I find hope in that. I’m even thrilled by it. We currently live in an age of spectacular barbarism, but circumstances are colluding to give us a way out. Nowhere is it written that capitalism is natural, that poverty is natural, that war is natural, that patriarchy is natural, that monogamy is natural, that individualism is natural, or that the two-parent two-child family is natural. We made all that up. Hedge funds, corporations, institutions, oligarchies, profit, brands, nation states, borders—we made all that up, too. At the most fundamental level, they are fictions. We can imagine new fictions in their place.
But we must be very, very careful which fictions to choose.
Now I’m going to come back to the discipline of science fiction. In many ways, it’s a confusing term, because the field has evolved so much from where it began in the techno-optimism of the fifties. Usually I use Ann and Jeff VanderMeer’s definition: that science fiction is any fiction set in the future, whether it be a day from now or a billion years from now. That includes Star Trek, The Hunger Games, The Broken Earth Trilogy, Alien, The Dispossessed, The Earthseed Trilogy, The Handmaid’s Tale, Dune, Jurassic Park—a wide range of narratives and styles. It’s not a perfect definition, because it leaves out, for example, Star Wars and Battlestar Galactica, which most people think of as science fiction. But this debate is not our concern at the moment. The point is that the fiction I write, and the art form I argue is most crucial to your work, as future shapers of policy—is science fiction.
For the most part, the elite literary establishment does not take science fiction seriously as an art form at all. To this day, it prefers realism. There is a purpose to this. The writer Amitav Ghosh, in his book The Great Derangement, explains this preference as a reflection of the 20th century’s ironic preoccupation with control. He writes, “Probability and the modern novel [meaning, the literary realism novel] are in fact twins, born at about the same time, among the same people, under a shared star that destined them to work as vessels for the containment of the same kind of experience.” Which is to say, a predictable experience of the world, as regular as train schedules or crop yields. But the conception of life being safe and stable is a very recent invention. We are entering a period of profound irregularity, of immense unpredictability. And so we need a fiction—not of probability—but of possibility. A fiction of imagination.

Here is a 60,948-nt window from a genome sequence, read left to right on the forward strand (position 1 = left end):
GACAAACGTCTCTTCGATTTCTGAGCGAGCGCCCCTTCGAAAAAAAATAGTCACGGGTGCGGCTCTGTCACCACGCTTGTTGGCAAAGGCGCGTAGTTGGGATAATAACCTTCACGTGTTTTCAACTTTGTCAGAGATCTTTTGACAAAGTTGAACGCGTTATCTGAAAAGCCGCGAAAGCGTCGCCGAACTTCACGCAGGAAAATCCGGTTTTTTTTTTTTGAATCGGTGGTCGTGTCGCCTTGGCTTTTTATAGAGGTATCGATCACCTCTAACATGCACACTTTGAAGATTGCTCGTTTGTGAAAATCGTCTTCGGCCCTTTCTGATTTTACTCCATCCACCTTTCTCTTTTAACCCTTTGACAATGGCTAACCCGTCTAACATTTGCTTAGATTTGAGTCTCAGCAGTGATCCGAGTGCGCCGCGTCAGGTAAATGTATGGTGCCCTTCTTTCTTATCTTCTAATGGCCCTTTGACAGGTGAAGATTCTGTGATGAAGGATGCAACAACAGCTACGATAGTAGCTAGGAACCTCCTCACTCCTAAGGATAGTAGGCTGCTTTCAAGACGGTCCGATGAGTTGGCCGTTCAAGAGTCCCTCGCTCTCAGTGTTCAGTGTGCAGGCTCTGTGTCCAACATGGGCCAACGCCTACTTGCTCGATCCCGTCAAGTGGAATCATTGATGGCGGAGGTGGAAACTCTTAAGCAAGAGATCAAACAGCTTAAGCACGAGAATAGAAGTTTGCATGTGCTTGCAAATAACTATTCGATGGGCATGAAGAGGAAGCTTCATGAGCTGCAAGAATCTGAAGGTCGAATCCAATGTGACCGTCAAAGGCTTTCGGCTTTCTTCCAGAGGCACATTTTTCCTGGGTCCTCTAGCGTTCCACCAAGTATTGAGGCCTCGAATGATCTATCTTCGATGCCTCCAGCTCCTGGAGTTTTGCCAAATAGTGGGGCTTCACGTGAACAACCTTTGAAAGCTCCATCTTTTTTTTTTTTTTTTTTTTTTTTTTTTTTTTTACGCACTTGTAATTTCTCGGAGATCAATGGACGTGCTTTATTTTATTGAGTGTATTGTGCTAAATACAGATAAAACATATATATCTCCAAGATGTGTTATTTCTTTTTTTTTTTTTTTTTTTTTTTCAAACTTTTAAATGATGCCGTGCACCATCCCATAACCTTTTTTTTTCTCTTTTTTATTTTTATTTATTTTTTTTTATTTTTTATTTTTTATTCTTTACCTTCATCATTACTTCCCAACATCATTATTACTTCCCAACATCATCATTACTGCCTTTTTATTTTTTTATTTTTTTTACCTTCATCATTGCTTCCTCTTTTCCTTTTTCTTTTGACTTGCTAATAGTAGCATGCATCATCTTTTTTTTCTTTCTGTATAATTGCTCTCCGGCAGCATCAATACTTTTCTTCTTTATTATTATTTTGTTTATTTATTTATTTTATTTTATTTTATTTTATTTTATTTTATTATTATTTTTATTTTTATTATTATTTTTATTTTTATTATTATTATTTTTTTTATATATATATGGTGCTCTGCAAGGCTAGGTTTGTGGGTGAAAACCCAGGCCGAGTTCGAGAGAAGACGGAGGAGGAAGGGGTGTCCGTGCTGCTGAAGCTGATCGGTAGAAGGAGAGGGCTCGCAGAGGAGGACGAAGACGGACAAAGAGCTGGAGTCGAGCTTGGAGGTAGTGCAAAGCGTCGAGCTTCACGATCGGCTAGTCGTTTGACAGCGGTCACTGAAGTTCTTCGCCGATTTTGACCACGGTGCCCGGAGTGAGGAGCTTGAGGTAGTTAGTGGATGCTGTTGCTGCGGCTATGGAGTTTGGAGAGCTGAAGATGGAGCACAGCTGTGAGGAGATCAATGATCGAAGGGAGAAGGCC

The problem is, the vast majority of popular science fiction today is very pessimistic.
So much so, that many people conflate science fiction with dystopia. My first novel was called The Girl in the Road, and I’m always amazed when people describe the future in it as a dystopia. It’s not. It just happens to be set in the future with characters who aren’t white. On the other hand, I can hardly blame them: think of our most famous science fiction narratives: Mad Max or The Expanse or The Road. They’re fun to watch but they’d be hell to live. Nevertheless, these narratives have an incredibly strong influence on our perceptions of the future. As Solnit writes, “Disaster movies and the media continue to portray ordinary people as hysterical or vicious in the face of calamity…..but the prevalent human nature in disaster is resilient, resourceful, generous, empathic, and brave.” As goes popular imagination, so goes belief, and so goes behavior. Which fictions we choose to elevate matters.
I want to draw especial attention to the treatment of AI—artificial intelligence—in these narratives. Think of Ex Machina or Blade Runner 2049. I spoke at TED two years in a row, and one year, there were back-to-back talks about whether or not AI was going to evolve out of control and “kill us all.” I had to keep from laughing. Because that scenario is just something I have never been afraid of. And I noticed that the people who are afraid of machine super-intelligence are almost exclusively white men.